Mom was a big fan of snow, and her hopes for that particular form of precipitation were frequently and fervently directed to the heavens – and to anyone she thought might have influence in that sphere.
Given that longstanding preference and Mom’s record of getting her way, it was no surprise that the day her memorial services were held, March 21, 2013, the second day of Spring, the Ozarks were visited by a unseasonable snowstorm, as evidenced by the above photo taken from the deck of her home on Table Rock Lake following the funeral.
A week after my mother’s death, there is much about her I still don’t know.
I don’t know, for example, why my mother, who lived alone, kept four heads of lettuce and three packages of pie crusts in her refrigerator, more than a dozen sacks of beans, seven cans of sauerkraut, eight cans of fruit cocktail, and three cans of water chestnuts in her cabinets, and fourteen large boxes of cereal on her shelves.
I don’t know why my mother amassed a collection of several dozen kitchen towels, all new, with the sales tags still attached.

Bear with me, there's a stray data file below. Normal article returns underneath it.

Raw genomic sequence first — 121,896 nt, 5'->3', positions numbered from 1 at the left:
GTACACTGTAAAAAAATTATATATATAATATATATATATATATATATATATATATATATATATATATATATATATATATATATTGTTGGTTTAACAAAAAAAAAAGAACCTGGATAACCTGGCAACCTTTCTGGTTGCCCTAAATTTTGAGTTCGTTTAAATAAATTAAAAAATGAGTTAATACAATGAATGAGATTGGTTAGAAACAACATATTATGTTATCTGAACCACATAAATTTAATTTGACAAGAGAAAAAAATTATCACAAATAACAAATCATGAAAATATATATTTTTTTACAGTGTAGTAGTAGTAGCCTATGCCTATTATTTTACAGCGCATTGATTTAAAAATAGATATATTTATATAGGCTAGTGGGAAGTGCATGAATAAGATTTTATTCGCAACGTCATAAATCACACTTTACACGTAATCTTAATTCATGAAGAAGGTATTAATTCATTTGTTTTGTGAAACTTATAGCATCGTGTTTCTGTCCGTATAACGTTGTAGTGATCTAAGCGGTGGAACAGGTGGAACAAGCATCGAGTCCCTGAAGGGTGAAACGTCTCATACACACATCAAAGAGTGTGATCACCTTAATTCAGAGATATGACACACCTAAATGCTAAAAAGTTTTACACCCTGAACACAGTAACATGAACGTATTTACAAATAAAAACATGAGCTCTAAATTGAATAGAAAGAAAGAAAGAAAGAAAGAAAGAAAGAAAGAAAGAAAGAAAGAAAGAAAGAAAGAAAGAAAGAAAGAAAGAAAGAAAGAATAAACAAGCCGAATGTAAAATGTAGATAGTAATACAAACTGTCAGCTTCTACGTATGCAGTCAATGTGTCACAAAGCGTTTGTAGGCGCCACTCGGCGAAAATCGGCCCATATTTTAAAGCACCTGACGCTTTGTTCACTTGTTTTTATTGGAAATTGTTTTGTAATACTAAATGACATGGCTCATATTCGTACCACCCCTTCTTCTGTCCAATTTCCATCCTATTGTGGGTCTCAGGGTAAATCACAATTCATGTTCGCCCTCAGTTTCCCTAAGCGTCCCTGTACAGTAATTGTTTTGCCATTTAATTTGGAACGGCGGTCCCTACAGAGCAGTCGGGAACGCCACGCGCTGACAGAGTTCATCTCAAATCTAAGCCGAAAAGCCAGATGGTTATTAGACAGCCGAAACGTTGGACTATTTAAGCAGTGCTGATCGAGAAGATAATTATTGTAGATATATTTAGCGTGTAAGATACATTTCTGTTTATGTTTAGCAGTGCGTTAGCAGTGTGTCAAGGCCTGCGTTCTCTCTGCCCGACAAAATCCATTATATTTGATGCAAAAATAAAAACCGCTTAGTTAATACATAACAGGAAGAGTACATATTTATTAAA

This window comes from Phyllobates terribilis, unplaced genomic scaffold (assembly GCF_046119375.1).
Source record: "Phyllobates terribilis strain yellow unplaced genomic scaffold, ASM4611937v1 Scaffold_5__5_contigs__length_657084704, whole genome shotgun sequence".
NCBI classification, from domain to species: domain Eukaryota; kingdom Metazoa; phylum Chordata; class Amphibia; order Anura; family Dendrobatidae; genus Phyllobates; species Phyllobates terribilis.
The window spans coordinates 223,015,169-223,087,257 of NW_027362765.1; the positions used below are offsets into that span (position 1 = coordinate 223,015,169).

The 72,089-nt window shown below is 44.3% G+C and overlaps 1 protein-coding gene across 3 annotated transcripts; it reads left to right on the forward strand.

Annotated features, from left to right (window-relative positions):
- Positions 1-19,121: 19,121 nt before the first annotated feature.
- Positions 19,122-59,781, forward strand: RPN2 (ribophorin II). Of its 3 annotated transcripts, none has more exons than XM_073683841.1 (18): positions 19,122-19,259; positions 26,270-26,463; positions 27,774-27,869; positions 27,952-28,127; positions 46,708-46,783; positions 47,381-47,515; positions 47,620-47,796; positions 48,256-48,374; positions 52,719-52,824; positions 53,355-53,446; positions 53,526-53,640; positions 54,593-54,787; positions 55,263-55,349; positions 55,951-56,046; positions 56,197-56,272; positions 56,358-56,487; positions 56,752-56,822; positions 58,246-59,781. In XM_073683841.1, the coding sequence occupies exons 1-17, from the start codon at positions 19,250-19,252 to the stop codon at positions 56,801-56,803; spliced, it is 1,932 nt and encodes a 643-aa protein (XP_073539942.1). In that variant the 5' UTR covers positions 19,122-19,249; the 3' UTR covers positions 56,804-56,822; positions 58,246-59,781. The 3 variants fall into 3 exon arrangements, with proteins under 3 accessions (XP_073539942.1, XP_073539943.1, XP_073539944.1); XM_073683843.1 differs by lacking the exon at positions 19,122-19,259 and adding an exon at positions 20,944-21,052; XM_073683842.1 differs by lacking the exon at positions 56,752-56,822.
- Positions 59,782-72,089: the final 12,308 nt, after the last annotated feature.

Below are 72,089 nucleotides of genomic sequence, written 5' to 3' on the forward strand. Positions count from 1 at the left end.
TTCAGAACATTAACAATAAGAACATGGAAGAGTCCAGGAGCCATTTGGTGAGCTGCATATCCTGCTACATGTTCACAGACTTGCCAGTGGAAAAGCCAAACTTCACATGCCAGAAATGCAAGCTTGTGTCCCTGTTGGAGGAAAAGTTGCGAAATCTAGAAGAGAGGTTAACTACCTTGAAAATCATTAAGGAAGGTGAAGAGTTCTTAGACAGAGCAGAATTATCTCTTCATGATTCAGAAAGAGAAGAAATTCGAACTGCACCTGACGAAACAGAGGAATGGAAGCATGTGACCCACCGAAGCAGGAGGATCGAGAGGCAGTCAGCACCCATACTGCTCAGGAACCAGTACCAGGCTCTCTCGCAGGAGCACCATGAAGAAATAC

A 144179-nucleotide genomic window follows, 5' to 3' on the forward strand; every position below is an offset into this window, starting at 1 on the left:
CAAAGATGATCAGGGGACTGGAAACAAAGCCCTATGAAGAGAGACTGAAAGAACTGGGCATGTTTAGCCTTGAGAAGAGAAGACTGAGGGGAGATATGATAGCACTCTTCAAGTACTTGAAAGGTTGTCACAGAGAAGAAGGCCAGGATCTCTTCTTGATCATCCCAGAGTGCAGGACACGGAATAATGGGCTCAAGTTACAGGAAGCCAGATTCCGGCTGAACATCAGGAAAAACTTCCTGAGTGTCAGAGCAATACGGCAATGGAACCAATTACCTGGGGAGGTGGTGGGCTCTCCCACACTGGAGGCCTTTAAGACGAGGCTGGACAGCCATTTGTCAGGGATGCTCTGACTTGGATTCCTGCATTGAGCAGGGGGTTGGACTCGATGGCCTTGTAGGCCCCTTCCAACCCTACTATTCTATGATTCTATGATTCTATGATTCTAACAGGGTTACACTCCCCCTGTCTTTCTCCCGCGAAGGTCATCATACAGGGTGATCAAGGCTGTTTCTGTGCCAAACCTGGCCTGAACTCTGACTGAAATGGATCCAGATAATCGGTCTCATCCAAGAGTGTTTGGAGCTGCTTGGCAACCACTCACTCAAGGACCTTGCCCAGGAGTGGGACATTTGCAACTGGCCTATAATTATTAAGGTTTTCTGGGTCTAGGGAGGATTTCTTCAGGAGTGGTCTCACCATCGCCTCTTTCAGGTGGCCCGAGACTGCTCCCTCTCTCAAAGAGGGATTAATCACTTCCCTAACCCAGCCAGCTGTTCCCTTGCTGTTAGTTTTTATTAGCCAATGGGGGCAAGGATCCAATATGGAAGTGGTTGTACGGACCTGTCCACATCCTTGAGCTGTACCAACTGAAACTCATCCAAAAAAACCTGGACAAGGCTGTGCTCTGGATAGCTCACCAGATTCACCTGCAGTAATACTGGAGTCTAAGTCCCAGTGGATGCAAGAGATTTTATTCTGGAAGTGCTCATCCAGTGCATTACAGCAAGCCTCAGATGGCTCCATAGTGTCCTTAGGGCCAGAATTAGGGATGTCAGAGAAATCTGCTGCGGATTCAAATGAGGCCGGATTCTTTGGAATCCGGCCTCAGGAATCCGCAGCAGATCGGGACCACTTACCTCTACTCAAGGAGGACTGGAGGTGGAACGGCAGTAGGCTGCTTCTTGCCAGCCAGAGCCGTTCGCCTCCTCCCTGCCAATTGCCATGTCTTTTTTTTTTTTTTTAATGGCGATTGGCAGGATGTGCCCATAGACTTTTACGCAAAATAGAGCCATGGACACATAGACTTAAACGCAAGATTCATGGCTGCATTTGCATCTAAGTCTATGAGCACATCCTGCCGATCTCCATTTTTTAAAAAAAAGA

I don’t know why my mother accumulated enough yarn to knit scarves for every man, woman, and child living in southwest Missouri – with enough left over to make mittens for all the children currently enrolled at the Shell Knob Elementary School.
I don’t know why my mother kept the bill of sale for the Chevy Fleetmaster she and my dad bought in 1951, why she stashed away 60+ empty envelopes that once contained house payment checks received by my parents in the 1970s, or why she stored both the original & amended 1994 financial reports of the Eagle Rock Missouri All Faith United Methodist Church Women’s Group.
And I don’t know why my mother, who kept the walls of my childhood home pristinely bare, free of decoration other than the obligatory portrait of Jesus with the eyes that follow you wherever you go, moved to a log cabin and filled every wall with meat grinders, trivets, flatirons, two man saws, butter churns, china sets, hay hooks, augers, toys, cooking utensils, china, brass buckets, ceramics, decoys, …
I do know, however, that my mother was tremendously important to many, many people.
I do know that for a number of individuals my mother was a stabilizing force – and sometimes the only stabilizing force – in an dangerously unstable, chaotic world.
And, I know, with absolute certainty, that my mother always loved me – without reservation, without conditions, and without end.
The best photos of my mother’s impressive collection of Ozark artifacts had gone missing for the past two years. I have recovered and posted these at Mom’s Collections.
Credit Due Department: The photo was taken by Gwen Stockton.